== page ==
Getting the hang of it

Task 3 of the MMEL11 course requires posting a message about ‘your skills’.

Turning to Wikipedia, a  skill is  the learned capacity to carry out pre-determined results often with the minimum outlay of time, energy, or both“.  Using this definition I can safely say that I am finally on my way to acquiring the skill of teaching.

This is my third year of teaching accounting and business studies at  The Oldham College.  The first two years were exhausting. I spent hours prepping for each lesson and worried if my students did not ‘get it’ first time round, or if a lesson went badly.  This year I am much more relaxed and confident in my approach.

A great example of a this was prepping for a BTEC unit: Business Resources, where the students have to investigate Human, Technological and Physical Resources in an organisation.  I arranged for the managers of each of those departments in the college to come in to talk to the students about their roles.   It was gold dust!  No prepping for me; more than enough information for the assignment; and a great opportunity for the students to talk to people in ‘real’ jobs, and the ‘guests’ really enjoyed it as well.

In addition, I feel much more able to look at ways of implementing the teaching and learning pedagogies I learnt about during my Cert Ed, such as Bloom’s taxonomy.

I am also very interested in using technology, not just for its own sake, but for finding new ways of teaching, learning and assessment.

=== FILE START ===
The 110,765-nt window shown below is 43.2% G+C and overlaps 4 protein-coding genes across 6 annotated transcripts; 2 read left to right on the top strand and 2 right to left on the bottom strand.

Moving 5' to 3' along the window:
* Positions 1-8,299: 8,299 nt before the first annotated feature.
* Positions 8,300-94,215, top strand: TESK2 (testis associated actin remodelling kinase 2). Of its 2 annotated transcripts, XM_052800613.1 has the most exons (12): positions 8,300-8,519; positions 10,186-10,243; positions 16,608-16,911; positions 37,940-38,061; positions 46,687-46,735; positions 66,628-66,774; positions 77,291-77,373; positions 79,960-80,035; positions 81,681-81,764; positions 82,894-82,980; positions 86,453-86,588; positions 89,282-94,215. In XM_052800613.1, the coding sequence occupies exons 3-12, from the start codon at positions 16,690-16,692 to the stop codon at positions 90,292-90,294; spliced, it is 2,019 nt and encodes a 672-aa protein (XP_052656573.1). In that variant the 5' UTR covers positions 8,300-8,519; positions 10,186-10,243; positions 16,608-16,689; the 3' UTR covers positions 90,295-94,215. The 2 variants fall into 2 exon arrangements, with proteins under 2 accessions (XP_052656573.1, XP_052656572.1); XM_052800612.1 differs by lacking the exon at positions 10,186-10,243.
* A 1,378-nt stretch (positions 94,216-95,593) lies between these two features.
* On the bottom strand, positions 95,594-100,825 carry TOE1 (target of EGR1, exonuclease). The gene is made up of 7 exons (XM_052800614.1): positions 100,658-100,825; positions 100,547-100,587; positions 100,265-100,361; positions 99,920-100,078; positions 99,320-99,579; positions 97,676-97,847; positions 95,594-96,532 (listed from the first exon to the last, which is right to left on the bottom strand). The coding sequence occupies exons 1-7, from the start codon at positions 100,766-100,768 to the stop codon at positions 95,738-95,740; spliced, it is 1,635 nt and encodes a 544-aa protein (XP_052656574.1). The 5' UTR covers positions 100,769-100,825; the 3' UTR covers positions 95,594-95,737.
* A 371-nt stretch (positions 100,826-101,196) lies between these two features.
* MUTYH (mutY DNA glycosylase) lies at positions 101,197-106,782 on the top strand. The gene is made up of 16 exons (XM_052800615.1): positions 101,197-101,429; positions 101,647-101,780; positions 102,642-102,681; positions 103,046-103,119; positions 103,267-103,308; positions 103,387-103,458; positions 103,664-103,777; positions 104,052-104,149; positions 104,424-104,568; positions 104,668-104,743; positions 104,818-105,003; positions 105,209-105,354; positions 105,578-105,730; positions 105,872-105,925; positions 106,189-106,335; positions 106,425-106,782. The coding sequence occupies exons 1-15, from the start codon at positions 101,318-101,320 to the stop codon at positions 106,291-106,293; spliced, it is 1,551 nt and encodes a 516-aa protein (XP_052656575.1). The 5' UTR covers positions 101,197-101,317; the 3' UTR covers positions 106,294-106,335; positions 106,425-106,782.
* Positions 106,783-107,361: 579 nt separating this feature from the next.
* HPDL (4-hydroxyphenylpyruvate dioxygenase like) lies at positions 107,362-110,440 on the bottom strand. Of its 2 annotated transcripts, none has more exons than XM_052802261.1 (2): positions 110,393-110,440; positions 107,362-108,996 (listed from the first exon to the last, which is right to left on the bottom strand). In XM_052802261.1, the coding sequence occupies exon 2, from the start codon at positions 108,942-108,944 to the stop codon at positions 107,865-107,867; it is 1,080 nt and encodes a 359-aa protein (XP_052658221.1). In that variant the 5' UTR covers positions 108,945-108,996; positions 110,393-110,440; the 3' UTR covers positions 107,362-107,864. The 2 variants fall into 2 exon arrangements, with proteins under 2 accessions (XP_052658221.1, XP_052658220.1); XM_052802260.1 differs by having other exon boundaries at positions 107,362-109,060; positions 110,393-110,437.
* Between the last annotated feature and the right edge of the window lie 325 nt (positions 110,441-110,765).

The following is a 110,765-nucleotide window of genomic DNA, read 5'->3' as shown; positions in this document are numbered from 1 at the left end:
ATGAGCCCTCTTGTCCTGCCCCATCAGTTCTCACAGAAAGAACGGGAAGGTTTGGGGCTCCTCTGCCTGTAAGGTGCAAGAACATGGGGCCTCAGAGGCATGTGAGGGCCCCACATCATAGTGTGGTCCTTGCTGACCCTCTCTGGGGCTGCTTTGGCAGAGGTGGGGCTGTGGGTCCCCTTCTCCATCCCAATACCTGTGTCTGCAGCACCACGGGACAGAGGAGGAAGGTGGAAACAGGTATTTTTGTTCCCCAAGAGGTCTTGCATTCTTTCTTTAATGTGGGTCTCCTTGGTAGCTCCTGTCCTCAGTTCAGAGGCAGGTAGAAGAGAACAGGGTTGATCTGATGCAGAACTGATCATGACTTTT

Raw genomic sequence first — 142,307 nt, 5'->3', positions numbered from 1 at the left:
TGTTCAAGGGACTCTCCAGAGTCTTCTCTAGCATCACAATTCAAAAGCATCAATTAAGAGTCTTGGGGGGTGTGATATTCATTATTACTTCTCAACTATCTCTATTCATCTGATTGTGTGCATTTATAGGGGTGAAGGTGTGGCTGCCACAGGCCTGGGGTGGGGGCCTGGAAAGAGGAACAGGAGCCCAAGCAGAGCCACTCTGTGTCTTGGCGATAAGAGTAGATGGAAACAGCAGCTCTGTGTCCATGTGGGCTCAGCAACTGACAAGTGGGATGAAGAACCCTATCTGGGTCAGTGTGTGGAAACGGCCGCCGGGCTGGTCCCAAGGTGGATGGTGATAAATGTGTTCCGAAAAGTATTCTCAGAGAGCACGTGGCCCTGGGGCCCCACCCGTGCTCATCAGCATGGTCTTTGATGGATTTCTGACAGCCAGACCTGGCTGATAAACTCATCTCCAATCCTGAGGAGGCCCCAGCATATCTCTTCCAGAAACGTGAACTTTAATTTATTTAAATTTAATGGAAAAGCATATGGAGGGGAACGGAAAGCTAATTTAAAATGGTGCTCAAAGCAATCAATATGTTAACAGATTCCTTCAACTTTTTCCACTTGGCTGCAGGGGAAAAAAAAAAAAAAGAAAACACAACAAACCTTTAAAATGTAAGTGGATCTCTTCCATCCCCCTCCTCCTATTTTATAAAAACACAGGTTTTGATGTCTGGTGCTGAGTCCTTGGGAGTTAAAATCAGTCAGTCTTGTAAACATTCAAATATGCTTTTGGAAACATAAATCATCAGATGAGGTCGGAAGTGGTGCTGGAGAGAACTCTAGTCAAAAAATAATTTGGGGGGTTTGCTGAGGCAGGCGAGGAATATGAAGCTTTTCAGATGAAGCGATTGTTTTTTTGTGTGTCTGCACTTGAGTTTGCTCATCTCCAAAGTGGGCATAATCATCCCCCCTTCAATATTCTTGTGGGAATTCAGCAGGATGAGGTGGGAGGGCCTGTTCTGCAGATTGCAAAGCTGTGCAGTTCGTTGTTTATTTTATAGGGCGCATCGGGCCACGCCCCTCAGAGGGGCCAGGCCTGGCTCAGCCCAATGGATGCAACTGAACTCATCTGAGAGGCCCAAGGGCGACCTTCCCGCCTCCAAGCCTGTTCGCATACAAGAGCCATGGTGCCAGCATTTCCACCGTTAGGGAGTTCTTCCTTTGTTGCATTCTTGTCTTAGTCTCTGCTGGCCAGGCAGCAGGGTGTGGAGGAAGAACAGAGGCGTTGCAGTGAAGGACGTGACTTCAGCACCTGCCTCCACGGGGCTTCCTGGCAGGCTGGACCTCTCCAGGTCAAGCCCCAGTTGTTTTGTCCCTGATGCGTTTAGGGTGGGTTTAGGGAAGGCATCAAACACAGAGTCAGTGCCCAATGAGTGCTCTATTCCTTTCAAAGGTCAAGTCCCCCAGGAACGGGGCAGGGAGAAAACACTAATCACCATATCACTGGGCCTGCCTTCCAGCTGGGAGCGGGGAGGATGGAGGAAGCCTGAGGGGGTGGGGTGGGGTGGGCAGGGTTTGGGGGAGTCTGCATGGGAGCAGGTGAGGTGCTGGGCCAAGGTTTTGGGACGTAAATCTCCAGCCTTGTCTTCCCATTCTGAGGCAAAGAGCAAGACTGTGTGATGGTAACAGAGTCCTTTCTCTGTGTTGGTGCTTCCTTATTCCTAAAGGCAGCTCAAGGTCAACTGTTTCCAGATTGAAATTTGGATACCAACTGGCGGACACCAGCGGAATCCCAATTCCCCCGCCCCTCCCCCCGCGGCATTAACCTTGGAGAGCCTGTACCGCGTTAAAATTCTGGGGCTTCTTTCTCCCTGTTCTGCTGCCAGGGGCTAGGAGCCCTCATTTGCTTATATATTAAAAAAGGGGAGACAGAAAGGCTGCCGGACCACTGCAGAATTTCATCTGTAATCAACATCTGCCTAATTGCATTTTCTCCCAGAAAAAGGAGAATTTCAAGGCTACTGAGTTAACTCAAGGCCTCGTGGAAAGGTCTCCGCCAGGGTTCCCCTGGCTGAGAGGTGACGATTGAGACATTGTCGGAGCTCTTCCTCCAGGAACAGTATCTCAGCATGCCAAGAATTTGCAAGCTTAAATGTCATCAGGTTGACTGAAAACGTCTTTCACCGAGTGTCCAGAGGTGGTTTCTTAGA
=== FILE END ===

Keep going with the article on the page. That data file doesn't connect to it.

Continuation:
I have always been interested in finding out how things work.  I remember in the early 90’s sending an e-mail from one office to another in the company I was working for.  It took hours to get through (does anybody remember 486 computers), and I’m not sure my colleagues understood my excitement.   Despite this, I wouldn’t describe myself as a ‘techie’, but I do like to learn and use new technologies. If someone has taken the trouble to come up with an innovative way of working, then I am prepared to put up with the ‘pain’ of learning how it works.  If it doesn’t suit my particular purpose at the time, that doesn’t really matter – I will have learnt something along the way. I learnt (basic) HTML about 20 years ago, and now here it is cropping up again in WordPress.

Academically, I’m very much a late starter.  I left school with 2 O’levels and went to a further education college to get one more.  This makes me take a step back sometimes, when I’m bawling my students out for being late; not doing homework; or not turning up – they are actually doing much better than I was at their age. (Not that I let up on any of that teacher talk – maybe I wish I’d had more of it!)

It took me about 30 years to realise that perhaps I am not any less intelligent than the person sat next to me, who has  a degree.  About 4 years ago I took steps to address this by enrolling with the Open University.  The first course I took was an introductory one, “Writing Essays”.  I went on from there to complete a Level 1 course in Arts and Humanities, and after that gained a distinction in the Level 2 , “World Archaeology”.   I loved completing the assignments, the research involved in collating the information, and the discipline of academic writing .

These studies were interrupted when I started my new career in teaching.  I completed my Cert Ed this summer, and whilst that did involve academic writing, I didn’t really find the course challenging enough and did become a bit bored with it.

I’m sure that the MMEL will be much more challenging and I’m really looking forward to the work ahead.


2 thoughts on “Getting the hang of it

  1. This is v interesting. I remember learning to look v hard at WHO is doing the work. Your teaching prep should facilitate your students’ work. I know I used to ‘spoonfeed’ too much, and it took experience and confidence to step back, give a stimulus and see what happens!

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